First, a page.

However. as a visual medium, movies have made other parts of the body central to their movement. The eye of the camera has seen less of the nose in its technical life. Not to mention the policeman’s bum in the case of Charlie Chaplin, the head and the hat in relation to Buster Keaton or the eye-razor Luis Buñuel scene. In the earlier period or in the recent years, the nose as one single frame has rarely been shot unless for a particular reason. In contrast, eyes, lips, hands, face, hair, muscles appear regularly in the scenes. Even if the nose is treated as a loci of attention, it is usually invoked for the purpose of comedy (like Steve Martin’s nose in Roxanne, or Mr. Bean’s adventures with his nose in various episodes)—the nose as the clownish red ball of the body, or to showcase its ability to smell, or the act on the part of the character to partake drugs nasally—(countless references). Movies have majorly used the nose as an organ to invoke laughter and amusement in the audience. The reason for this can be attributed to the fact that in literature, unlike movies, a reader reads and imagines through words the scene supplied, which thereby leaves a certain room for them to imagine and think about the nose that lies somewhere between the exact representation and the imaginative ridiculous. It is imagined but nevertheless not imagined fully. Movies, cannot do anything about it but display as it exactly needs to be shown, thus invoking laughter as a primary reaction. In fact, in the movies, even if the nose is invoked it is in the sense of the meaninglessness. That is, the term that is often used around movie scripts is the term called on-the-nose-dialogues—something that the script writers are often told to abhor and whose lack or absence is encouraged. On-the-nose dialogues are those sentences and dialogues that state the obvious or partake no subtlety within the script.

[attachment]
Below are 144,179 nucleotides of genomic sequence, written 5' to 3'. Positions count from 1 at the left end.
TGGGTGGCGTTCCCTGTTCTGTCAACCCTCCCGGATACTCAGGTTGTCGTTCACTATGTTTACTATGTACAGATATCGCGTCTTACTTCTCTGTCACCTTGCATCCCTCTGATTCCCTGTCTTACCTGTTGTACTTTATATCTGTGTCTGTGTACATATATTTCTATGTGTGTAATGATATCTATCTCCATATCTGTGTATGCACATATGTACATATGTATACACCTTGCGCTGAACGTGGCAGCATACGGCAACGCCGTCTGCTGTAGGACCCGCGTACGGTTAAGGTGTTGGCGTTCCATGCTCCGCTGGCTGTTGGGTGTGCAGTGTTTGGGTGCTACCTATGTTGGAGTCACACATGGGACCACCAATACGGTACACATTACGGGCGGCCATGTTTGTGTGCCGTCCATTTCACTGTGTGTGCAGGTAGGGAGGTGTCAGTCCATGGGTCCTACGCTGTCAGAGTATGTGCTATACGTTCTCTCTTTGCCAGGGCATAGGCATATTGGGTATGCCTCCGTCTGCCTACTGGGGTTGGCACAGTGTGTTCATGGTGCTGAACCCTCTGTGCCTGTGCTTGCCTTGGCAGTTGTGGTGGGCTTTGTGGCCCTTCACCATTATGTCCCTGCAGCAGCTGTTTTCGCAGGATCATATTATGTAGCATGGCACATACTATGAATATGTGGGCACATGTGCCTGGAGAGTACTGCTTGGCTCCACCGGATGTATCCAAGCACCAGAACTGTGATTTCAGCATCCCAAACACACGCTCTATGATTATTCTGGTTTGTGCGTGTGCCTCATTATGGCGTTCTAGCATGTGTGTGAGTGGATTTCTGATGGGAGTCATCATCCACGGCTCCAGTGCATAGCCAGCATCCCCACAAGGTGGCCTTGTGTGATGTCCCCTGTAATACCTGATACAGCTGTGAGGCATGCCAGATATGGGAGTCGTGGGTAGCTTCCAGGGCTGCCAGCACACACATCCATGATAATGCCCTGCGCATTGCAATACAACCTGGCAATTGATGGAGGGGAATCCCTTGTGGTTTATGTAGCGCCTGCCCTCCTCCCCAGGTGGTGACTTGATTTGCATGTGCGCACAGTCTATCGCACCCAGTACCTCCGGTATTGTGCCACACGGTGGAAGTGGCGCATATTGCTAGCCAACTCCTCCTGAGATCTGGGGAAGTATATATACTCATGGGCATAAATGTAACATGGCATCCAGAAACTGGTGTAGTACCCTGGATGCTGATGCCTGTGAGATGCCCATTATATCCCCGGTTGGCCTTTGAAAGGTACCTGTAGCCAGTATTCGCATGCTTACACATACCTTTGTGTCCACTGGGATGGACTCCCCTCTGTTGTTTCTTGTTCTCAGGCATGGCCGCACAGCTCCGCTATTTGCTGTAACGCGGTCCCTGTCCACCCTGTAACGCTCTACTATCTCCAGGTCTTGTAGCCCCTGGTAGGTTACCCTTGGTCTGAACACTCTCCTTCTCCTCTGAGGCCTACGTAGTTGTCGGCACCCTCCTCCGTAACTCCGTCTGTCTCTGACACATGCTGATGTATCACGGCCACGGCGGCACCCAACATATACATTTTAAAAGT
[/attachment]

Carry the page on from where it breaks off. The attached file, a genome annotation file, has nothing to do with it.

In the movie, Blade Runner 2049, the cut up bandaged nose of Ryan Gosling seems a distant nasal homage to Jack Nicholson’s character in Chinatown. Both the noses of these visual sleuths have a similar pattern of horizontal bandages over them with blood protruding from the sides.
Ryan Gosling as K in Denis Villeneuve’s Blade Runner 2049. ©Warner Bros. Pictures, 2017.
Jack Nicholson as Jake Gittes in Roman Polanski’s Chinatown. ©Paramount Pictures, 1974.